The company’s Guide must make a Travel test to keep the company moving. If this test is failed, then the company fails to get clear of the spider-haunted region before night falls and they have to make camp. If they camp near the spider-webs, then the company are attacked by Attercops at night (assume two Attercops per companion).
The adventure doesn’t provide statistics for Attercops, but there are plenty of examples in DCC modules, and the DCC Annual Volume 1 provides base statistics and guidance. Because we are looking at random encounters, let’s not assume two per companion. Instead, since we are imagining these spiders are statted up so that two per PC is a reasonable challenge, let’s say 1d8+5. Or even 1d10+5. The party could be in for a difficult battle or an easy one, depending upon the dice.
Now, how do we make trying to escape the spider-infested area interesting? How about this: Everyone must make a DC 10 Fort save or take 1 Stamina damage from fatigue. A random PC then makes a Luck check; success indicates the party has left the infested area. The players may gamble as many attempts as they like, until they have either left the area or every PC has attempted a Luck check and failed. Discount PCs who have already failed when determining who gets to attempt a Luck check next.
Fat Pheasants (Huntsman - Wrong Choices)
The huntsman spots a flock of juicy fat black pheasants on a branch. He is permitted a single Hunting test to bring one down before the rest scatter. If this test succeeds, the company eat well that night. If the test fails, the pheasants vanish, and the company are tormented by the thought of what they might have had if they were luckier. This discontent increases the Target Number of their next Fatigue test by one level.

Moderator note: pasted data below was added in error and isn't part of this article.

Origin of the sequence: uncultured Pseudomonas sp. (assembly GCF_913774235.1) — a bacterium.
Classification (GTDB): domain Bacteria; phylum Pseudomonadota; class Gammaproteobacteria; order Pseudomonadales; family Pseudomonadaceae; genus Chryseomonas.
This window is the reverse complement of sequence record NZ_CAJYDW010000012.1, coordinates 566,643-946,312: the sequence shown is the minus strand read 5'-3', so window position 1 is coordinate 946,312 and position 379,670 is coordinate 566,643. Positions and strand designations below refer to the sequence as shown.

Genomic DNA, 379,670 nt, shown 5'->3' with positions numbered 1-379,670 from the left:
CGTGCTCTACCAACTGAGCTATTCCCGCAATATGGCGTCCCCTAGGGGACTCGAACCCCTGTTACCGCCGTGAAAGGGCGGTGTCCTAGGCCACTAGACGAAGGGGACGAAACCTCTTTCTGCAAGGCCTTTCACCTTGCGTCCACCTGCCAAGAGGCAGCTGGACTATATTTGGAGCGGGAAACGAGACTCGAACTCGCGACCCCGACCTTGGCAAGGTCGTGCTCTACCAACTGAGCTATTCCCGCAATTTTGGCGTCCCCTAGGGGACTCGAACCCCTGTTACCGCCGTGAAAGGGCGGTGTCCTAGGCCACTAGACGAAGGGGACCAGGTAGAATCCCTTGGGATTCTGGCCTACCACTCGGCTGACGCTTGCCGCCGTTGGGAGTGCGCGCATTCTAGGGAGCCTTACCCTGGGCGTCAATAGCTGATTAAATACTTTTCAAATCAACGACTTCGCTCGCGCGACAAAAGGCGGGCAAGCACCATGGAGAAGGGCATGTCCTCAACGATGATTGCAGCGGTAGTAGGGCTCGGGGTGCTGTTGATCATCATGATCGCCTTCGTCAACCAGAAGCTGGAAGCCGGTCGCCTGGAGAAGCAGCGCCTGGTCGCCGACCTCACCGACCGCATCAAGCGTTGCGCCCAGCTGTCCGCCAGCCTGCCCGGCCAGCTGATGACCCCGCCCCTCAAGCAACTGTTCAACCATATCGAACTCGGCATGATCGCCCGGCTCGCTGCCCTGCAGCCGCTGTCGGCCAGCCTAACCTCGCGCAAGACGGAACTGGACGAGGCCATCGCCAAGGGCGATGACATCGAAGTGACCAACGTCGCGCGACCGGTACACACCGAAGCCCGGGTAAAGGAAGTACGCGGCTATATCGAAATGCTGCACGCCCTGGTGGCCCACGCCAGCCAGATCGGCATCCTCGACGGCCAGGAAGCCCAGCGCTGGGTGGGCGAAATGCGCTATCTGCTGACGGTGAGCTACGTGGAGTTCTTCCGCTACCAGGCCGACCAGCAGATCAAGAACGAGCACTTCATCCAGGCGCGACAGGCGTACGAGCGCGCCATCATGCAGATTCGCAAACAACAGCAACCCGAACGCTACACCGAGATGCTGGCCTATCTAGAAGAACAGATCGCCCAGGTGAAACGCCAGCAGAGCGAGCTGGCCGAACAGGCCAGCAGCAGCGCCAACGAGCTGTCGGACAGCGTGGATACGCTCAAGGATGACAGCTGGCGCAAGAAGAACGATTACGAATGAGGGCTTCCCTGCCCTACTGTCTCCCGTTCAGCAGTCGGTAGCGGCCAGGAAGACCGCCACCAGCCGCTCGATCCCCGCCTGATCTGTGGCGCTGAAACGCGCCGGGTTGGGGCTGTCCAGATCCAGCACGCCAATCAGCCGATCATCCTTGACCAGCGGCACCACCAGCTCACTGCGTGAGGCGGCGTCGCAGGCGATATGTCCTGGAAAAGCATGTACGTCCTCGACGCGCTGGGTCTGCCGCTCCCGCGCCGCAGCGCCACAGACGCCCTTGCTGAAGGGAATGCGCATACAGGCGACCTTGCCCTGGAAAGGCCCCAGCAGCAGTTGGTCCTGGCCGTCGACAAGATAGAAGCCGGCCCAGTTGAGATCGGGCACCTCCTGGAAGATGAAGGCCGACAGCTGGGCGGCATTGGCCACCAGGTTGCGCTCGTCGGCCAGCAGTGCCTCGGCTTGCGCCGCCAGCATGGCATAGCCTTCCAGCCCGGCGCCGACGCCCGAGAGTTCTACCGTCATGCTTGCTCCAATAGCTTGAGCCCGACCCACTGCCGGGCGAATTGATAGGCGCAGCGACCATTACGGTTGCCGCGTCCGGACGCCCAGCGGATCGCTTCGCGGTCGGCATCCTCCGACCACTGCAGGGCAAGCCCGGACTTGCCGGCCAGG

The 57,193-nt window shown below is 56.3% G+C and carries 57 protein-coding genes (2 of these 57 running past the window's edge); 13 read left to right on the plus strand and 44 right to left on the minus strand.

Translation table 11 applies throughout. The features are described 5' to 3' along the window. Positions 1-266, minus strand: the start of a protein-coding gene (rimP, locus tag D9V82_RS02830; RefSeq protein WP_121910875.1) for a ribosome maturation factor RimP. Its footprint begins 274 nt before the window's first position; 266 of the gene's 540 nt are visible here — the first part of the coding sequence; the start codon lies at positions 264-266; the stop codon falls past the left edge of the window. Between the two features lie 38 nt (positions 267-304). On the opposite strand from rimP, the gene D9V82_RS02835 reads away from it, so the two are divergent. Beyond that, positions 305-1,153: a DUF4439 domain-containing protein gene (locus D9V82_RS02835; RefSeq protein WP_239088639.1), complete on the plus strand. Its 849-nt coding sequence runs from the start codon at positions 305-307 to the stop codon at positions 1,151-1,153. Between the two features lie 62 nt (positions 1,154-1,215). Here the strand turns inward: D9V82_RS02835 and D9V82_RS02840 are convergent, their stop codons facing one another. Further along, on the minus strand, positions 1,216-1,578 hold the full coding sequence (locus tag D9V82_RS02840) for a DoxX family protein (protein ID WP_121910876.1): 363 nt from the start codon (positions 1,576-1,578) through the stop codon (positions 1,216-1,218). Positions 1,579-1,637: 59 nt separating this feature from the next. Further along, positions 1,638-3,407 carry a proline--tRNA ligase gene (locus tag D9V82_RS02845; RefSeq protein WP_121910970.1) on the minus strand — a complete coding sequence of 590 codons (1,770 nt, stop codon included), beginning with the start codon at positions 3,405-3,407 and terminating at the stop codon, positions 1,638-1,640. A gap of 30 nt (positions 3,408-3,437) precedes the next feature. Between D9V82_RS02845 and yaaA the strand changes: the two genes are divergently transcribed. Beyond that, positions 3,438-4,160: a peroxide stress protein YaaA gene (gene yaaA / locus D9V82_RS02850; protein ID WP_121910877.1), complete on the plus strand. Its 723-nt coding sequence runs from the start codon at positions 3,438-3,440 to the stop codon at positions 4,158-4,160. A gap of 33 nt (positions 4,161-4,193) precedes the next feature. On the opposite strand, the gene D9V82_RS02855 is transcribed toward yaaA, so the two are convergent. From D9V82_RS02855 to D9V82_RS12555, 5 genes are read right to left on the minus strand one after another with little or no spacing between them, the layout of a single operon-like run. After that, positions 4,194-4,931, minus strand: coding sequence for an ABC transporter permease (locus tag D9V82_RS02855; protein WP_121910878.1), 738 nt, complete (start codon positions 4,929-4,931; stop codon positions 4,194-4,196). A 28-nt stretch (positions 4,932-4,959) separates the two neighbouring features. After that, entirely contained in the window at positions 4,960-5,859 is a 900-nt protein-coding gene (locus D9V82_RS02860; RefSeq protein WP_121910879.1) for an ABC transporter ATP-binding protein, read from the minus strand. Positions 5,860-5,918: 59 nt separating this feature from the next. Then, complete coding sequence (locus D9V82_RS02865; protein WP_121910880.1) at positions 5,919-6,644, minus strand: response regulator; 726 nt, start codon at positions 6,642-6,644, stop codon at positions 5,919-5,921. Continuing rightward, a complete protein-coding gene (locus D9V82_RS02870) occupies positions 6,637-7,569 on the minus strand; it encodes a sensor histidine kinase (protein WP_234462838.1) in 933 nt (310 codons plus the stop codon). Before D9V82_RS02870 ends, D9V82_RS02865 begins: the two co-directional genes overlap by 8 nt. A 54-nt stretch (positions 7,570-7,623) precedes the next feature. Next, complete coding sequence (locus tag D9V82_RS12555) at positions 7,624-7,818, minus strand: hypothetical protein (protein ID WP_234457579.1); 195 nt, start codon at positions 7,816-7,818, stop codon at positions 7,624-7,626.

Choose a PC with a ranged weapon. A hunter, forester, or the like would be a good choice. That character spots the pheasants and gets a single attack roll against AC 12. Success means a joyful meal in which everyone can recover 1 point of Stamina damage. Failure means that the next Fort save to avoid Stamina damage is made with a -2 penalty.
Blanket of Butterflies (Look-Out - Fatigue)
A flock of huge purple butterflies flutter down from the treetops and nest on the sleeping company. These butterflies are like a velvet shroud; if left undisturbed, they smother their victims. The butterflies hum a lullaby as they land. The Look-out must make an Awareness roll to stay awake; if successful, he fends off the unnatural sleepiness and drives the butterflies away. If this roll fails, then the humming of the butterflies puts him to sleep too. The company are saved when one of the insects is inhaled by a sleeping companion, and his choking snorts wake the rest. In that time, though, all the company were partially suffocated and feel drained. Add Fatigue again, or twice if the Look-out failed the test with a roll of an Eye.
Whoever is on watch at the time makes a DC 15 Will save to avoid the unnatural slumber. Failure means that the butterflies drain 1 Stamina from each party member, plus make a DC 10 Fort save or take an additional 1d3 Stamina.
“The company are saved when one of the insects is inhaled by a sleeping companion, and his choking snorts wake the rest”? Hmmm. Everyone make a Luck check. If anyone succeeds, that is indeed what happens. Otherwise rinse and repeat until someone makes their Luck check or everyone reaches 0 Stamina and dies.
Part Four – Castle of the Spiders
As the company make camp, Baldor falls afoul of the enchanted stream that runs through Mirkwood. Temporarily deprived of his memories, he flees into the woods and is trapped by Spiders in a ruined castle.
This should be a fun encounter, although you will again need to provide your own statistics. The encounter calls for a number of tests where the judge should simply supply information. Climbing the wall is a DC 10 Climb Sheer Surfaces or Strength check. Traversing spider webs without alerting the spiders should be tricky – let’s call that a DC 15 Move Silently or Stealth check. Armor check penalties, of course, apply.
Pulling Baldor up requires a DC 10 Strength check. Cutting him free shouldn’t require any kind of check or test unless under attack, and then we can say DC 15 modified by Luck. An edged weapon is required; a dagger offers a +1d bonus. It might take more than one round to cut him free; each round of work reduces the DC of future checks by a cumulative 2 points.